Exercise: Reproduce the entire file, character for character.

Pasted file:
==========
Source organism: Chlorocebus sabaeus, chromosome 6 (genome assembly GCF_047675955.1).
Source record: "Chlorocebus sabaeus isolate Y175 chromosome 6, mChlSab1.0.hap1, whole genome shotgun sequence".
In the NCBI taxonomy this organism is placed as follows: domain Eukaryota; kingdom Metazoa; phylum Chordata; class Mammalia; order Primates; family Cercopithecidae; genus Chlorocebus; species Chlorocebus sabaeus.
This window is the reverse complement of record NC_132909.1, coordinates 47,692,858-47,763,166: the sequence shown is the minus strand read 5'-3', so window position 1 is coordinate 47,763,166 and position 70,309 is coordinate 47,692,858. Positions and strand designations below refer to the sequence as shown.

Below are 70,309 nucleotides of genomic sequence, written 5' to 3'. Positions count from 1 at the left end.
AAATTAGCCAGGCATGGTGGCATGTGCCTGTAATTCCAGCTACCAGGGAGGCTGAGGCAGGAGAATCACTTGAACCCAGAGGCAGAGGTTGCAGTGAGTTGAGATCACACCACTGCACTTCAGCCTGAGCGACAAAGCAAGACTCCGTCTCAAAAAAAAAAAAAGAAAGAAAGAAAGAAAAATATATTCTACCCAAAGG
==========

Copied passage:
Source organism: Chlorocebus sabaeus, chromosome 6 (genome assembly GCF_047675955.1).
Source record: "Chlorocebus sabaeus isolate Y175 chromosome 6, mChlSab1.0.hap1, whole genome shotgun sequence".
In the NCBI taxonomy this organism is placed as follows: domain Eukaryota; kingdom Metazoa; phylum Chordata; class Mammalia; order Primates; family Cercopithecidae; genus Chlorocebus; species Chlorocebus sabaeus.
This window is the reverse complement of record NC_132909.1, coordinates 47,692,858-47,763,166: the sequence shown is the minus strand read 5'-3', so window position 1 is coordinate 47,763,166 and position 70,309 is coordinate 47,692,858. Positions and strand designations below refer to the sequence as shown.

Below are 70,309 nucleotides of genomic sequence, written 5' to 3'. Positions count from 1 at the left end.
AAATTAGCCAGGCATGGTGGCATGTGCCTGTAATTCCAGCTACCAGGGAGGCTGAGGCAGGAGAATCACTTGAACCCAGAGGCAGAGGTTGCAGTGAGTTGAGATCACACCACTGCACTTCAGCCTGAGCGACAAAGCAAGACTCCGTCTCAAAAAAAAAAAAAGAAAGAAAGAAAGAAAAATATATTCTACCCAAAGG